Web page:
When having bank checks printed, use your initial rather than your first name and never have your driver’s license number printed on your check.

Avoid storing your personal and account information in plain sight in your home, such as piled on your desk. If your home is burglarized, a thief has only to grab the entire stack to have all of the information he needs to steal your identity.

Opt out of unsolicited credit card offers • 888-567-8688 • www.optoutprescreen.com
Sign up for the Do Not Call Registry • 888-382-1222 • www.donotcall.gov
Direct Marketing Association • 212-768-7277 • www.dmaconsumers.org

• Computer “Do’s & Never Do’s”
The intranet is a wonderful resource, but does provide opportunities for identity theft. Do:
• Update your firewall, anti-virus, anti-spyware and security updates on a regular basis.
• Use difficult to guess passwords with a mix of letters, numbers and special characters such as 3B@n@na$ (3 bananas) and never use pet names or birthdates. If possible, use a different password for each of your accounts.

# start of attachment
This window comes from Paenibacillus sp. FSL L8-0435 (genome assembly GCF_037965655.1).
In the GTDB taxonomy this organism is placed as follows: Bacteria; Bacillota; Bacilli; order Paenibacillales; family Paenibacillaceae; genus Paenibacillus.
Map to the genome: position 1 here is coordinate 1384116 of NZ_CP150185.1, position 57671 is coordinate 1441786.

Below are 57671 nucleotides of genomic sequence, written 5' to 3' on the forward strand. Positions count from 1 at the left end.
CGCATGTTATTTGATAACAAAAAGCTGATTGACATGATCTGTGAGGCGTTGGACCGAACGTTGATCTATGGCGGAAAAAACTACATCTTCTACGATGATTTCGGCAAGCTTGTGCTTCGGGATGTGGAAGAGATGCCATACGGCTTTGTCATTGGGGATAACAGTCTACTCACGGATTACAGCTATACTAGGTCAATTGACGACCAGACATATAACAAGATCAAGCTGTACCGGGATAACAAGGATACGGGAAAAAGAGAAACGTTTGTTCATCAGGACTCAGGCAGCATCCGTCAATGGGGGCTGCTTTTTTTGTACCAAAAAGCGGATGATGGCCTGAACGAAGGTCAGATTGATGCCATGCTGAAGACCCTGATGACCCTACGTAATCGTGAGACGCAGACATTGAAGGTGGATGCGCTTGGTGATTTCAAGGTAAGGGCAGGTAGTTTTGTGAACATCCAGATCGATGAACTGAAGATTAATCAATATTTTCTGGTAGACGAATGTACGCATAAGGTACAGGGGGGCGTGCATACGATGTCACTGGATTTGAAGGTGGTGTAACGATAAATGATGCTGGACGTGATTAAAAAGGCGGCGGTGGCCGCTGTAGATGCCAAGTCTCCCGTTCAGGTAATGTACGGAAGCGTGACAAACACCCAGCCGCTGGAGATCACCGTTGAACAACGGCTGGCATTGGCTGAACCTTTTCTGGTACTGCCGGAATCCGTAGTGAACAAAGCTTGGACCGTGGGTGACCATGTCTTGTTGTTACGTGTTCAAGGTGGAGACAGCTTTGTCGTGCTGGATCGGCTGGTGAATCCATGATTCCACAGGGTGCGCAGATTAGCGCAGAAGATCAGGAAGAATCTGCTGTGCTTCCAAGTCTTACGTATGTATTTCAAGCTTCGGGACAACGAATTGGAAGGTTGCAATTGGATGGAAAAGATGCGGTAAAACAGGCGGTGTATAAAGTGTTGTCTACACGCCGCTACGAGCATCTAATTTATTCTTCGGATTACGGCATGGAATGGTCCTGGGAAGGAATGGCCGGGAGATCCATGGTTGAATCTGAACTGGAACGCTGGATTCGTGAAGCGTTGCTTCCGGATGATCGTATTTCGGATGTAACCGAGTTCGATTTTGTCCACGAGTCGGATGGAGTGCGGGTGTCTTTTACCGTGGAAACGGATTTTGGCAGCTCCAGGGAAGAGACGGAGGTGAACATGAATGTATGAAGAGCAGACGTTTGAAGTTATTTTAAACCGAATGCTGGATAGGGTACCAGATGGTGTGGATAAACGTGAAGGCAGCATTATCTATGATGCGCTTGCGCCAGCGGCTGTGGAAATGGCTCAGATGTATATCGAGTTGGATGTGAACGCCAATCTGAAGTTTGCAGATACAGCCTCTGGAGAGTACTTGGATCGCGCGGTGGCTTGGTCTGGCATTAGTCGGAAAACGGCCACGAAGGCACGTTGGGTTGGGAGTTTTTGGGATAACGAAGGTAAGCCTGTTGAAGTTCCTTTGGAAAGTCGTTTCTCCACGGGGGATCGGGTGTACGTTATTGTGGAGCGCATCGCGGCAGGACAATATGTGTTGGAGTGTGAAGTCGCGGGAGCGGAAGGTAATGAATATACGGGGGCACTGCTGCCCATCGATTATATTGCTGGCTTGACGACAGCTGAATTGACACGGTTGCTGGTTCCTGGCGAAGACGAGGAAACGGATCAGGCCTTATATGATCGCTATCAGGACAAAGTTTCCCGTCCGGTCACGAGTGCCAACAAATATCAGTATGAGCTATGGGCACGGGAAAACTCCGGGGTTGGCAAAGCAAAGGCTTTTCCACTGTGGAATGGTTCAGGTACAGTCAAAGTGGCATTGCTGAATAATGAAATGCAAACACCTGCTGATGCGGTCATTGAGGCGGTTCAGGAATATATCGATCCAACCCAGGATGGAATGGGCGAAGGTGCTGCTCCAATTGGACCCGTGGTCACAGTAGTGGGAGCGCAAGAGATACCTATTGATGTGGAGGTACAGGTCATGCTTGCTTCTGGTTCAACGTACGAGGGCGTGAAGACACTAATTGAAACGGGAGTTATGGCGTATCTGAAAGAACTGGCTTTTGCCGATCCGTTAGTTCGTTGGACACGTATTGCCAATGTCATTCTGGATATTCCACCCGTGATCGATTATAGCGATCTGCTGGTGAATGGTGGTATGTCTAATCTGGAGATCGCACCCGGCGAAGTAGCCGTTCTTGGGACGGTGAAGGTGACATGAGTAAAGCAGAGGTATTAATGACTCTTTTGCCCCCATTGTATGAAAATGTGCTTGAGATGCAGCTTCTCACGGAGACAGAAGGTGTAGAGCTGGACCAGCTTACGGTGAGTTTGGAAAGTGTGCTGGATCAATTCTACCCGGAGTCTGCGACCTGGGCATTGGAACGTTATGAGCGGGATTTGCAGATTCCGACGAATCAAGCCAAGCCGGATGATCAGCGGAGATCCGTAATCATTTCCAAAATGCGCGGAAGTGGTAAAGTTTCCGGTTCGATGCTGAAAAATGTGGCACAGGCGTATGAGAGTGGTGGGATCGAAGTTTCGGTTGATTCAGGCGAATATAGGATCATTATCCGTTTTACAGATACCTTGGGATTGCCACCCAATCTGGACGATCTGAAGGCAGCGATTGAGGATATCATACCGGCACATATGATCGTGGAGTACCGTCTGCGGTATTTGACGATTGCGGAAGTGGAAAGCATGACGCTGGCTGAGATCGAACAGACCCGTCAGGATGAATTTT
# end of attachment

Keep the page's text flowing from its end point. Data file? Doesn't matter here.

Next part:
• Destroy all sensitive data on hard drives that you are discarding or donating.
• Shop at trusted sources when shopping on-line, and get a credit card with a low line of credit that’s solely used for on-line shopping. If the card information is stolen, you’re not out as much as one with a large limit.
• Have a healthy skepticism if something doesn’t seem right. Contact the company directly.
Never:
• Store your passwords on your desk or taped to your computer monitor!
• Use automatic log-in features that save your user name and password.
” Storing financial information on your laptop computer.
• Reply to spam. Not only will you probably end up with more unwanted email, but they will now be certain of your email address.